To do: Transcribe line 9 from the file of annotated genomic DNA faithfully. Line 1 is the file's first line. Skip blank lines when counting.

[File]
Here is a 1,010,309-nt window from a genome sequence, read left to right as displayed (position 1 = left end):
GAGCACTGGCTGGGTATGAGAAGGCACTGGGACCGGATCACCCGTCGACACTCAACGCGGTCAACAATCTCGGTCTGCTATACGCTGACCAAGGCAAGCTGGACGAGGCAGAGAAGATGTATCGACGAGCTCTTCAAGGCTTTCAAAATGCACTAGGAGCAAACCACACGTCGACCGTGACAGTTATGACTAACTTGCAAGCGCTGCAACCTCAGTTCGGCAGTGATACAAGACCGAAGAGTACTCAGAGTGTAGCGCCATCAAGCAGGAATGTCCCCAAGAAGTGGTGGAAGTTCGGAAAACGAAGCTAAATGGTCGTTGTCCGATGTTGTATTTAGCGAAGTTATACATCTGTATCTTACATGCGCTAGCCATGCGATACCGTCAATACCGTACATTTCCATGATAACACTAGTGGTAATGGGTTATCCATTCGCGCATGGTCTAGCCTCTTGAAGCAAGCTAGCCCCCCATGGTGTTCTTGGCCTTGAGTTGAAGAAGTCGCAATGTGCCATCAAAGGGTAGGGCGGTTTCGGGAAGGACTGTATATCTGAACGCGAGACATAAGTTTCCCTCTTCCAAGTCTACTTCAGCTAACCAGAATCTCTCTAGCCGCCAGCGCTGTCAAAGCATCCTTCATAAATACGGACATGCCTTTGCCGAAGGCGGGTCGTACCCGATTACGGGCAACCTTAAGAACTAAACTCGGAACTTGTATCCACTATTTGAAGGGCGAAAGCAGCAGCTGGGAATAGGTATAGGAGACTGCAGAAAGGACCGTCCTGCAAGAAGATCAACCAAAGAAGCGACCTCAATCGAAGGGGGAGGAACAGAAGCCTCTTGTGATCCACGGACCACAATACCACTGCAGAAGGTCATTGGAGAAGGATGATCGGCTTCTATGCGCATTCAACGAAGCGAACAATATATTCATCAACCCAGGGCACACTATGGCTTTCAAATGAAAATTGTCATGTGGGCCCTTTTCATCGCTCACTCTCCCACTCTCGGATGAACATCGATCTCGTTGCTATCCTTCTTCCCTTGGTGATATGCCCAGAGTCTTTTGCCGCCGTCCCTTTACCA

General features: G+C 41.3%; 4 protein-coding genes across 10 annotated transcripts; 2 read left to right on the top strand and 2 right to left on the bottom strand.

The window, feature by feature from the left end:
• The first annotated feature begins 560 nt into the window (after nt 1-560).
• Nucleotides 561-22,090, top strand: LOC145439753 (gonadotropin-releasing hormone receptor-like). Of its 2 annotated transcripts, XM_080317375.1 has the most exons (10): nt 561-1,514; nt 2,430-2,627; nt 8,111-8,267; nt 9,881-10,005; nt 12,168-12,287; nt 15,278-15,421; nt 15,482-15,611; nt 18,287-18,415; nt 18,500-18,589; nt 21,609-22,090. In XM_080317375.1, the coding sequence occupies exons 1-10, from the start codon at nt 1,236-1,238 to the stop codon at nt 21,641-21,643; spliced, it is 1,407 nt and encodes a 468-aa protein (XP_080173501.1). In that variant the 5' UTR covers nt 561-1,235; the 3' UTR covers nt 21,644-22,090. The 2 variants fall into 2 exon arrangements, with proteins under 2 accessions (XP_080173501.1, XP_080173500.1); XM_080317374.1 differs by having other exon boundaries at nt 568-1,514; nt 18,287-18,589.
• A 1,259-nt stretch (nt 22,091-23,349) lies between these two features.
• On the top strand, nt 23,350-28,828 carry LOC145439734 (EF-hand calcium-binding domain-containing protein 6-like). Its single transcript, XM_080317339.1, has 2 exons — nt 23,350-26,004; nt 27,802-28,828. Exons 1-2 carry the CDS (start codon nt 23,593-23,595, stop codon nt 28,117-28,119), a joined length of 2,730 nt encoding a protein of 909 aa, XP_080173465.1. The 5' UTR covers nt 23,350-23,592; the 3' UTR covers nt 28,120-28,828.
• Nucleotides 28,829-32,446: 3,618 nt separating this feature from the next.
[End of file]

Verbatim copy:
• Nucleotides 28,829-32,446: 3,618 nt separating this feature from the next.